This technology can be found in e-readers, smartphones and tablets, and it is used to turn clothing and accessories into intelligent wearables, as well as making the operation of automobiles and many devices easier through the use of touch sensors.
Diverse range of printed electronics applications showcased at CES 2018
Smart windows and lights for the house of tomorrow, OLED rear lights, sensors and displays which are seamlessly integrated into the dashboard, packaging which lights up or communicates with its consumers or intelligent patches with sensors for medical applications: These are just a few of the many applications which will be showcased at the OE-A pavilion “Flexible and Printed Electronics.”
The OE-A (a working group within VDMA) will present the topic of printed electronics at one of the world’s largest consumer electronics trade fairs, CES 2018 in Las Vegas. From Jan. 9-12, 2018, the OE-A and its members will have a pavilion at CES at Tech West, Sands Expo, Level 2, Halls A-D, Booth 40937.
Together with CDT, Coatema Coating Machinery, NovaCentrix, VTT, Merck KGaA, Darmstadt, Germany and InnovationLab, the OE-A will present the full range of technologies, applications and products of printed electronics.
“CES is the ideal platform to inform the manufacturers of consumer electronics about the latest possibilities of organic and printed electronics,” said Dr. Klaus Hecker, OE-A managing director. “The rapidly increasing digitalization of our daily lives, the Internet of Things, either at home with personal items, such as clothing or cars, or in professional life at the office or in production, opens up numerous new application possibilities for flexible and printed electronics.”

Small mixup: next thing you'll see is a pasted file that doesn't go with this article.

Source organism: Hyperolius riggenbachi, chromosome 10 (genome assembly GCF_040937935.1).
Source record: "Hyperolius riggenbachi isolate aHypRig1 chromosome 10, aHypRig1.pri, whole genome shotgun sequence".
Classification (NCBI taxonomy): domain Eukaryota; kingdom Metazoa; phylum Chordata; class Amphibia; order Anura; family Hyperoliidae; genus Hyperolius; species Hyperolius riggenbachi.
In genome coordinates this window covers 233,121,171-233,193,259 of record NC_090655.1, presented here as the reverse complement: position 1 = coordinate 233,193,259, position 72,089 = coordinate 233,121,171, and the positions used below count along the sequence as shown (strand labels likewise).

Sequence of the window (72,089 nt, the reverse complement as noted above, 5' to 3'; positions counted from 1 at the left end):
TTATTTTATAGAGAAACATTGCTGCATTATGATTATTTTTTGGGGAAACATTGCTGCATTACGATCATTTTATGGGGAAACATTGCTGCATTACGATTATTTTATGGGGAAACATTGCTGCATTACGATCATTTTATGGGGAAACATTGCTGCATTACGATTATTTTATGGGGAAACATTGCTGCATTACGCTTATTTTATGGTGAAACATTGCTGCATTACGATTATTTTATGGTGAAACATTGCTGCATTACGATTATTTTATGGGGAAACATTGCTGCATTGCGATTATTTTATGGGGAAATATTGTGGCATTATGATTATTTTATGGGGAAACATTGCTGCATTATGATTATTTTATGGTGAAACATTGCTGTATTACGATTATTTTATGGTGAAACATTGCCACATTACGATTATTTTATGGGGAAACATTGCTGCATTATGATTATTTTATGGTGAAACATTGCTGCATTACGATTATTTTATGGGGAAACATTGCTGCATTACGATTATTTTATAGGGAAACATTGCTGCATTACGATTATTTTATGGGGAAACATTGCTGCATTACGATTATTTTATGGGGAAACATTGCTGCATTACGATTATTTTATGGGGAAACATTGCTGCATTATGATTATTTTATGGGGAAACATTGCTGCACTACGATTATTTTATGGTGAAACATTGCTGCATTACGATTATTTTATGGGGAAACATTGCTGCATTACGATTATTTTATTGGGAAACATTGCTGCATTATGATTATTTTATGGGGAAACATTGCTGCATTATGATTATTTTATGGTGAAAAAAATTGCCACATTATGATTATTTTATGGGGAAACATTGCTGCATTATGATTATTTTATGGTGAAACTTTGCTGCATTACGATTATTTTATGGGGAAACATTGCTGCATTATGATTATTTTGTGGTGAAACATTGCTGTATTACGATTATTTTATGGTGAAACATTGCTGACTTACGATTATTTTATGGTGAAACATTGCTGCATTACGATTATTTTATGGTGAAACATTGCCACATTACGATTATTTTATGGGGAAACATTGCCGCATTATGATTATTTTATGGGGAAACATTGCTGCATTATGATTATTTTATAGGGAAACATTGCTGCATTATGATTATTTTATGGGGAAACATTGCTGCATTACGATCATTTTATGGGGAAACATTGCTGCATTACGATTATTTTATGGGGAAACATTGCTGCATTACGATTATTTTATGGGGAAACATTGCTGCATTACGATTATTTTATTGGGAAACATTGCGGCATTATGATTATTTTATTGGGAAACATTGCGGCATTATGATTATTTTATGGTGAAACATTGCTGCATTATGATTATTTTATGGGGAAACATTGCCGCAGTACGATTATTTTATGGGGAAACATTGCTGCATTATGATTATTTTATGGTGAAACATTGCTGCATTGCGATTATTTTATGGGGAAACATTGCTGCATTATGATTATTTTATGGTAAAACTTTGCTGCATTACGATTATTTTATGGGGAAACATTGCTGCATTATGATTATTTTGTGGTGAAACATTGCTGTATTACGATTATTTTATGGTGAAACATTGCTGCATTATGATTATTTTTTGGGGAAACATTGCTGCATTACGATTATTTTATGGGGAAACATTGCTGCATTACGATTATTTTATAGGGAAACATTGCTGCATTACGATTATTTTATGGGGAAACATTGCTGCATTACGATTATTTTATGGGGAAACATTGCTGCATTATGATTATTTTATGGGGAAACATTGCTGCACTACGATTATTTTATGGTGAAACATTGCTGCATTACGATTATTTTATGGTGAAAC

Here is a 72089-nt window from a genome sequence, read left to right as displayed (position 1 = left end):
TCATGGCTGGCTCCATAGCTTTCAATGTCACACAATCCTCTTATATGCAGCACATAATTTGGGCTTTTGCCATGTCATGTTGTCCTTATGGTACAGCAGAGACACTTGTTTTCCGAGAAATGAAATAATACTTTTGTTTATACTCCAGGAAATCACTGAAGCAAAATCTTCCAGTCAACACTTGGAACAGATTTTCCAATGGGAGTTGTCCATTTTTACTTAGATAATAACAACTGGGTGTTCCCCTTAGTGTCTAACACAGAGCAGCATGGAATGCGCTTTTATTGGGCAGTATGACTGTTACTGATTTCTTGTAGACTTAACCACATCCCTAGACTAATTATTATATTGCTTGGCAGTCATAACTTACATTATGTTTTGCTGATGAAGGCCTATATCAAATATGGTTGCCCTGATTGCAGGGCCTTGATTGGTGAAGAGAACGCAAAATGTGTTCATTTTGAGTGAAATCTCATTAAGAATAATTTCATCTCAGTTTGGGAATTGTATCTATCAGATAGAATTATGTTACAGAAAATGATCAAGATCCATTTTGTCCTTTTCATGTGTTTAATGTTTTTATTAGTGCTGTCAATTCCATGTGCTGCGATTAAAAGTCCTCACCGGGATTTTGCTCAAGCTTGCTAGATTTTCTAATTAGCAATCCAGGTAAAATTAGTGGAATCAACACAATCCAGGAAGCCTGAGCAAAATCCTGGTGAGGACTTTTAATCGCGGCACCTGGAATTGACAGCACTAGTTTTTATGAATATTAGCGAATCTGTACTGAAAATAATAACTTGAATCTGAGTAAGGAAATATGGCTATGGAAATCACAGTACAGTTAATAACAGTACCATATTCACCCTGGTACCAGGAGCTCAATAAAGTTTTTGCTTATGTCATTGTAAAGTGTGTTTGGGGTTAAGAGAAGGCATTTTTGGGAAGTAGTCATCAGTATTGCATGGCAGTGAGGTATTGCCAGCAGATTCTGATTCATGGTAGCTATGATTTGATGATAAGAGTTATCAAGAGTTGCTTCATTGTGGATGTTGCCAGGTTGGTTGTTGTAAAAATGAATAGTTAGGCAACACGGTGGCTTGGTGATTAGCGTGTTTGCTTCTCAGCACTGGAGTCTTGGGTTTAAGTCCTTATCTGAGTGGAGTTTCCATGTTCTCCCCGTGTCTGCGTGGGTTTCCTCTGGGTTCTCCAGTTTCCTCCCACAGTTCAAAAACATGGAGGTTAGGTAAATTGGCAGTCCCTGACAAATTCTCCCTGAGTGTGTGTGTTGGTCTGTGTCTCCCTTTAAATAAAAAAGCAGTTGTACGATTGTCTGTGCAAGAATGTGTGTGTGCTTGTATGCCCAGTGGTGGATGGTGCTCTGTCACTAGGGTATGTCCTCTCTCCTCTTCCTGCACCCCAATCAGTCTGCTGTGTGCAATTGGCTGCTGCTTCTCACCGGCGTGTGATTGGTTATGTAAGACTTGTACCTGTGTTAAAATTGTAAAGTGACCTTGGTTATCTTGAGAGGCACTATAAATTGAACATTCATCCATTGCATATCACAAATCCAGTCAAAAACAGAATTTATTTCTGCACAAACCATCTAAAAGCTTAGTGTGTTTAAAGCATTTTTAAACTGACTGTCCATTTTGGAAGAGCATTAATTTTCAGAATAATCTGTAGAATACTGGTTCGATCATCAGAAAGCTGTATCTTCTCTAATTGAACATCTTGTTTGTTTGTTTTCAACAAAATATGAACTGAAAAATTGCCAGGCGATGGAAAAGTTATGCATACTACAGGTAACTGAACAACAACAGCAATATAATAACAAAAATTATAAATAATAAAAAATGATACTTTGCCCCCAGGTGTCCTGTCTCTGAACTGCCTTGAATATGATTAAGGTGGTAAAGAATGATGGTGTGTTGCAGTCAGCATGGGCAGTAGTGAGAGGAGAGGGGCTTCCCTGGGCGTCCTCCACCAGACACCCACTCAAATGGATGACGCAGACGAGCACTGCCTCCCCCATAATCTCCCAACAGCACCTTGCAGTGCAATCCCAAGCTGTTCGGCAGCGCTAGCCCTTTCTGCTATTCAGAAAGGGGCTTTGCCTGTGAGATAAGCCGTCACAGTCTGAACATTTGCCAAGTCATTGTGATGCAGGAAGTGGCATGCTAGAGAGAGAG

Organic and printed electronics complements conventional electronics
Organic and printed electronics represent a revolutionary new type of electronics, as they are thin, light-weight, flexible and robust. This technology provides the answer to developing a great number of electronic components in cost-effective processes, thereby enabling mass production. In contrast to silicon electronics, printed electronics allow for an abundance of potential new applications due to their flexibility.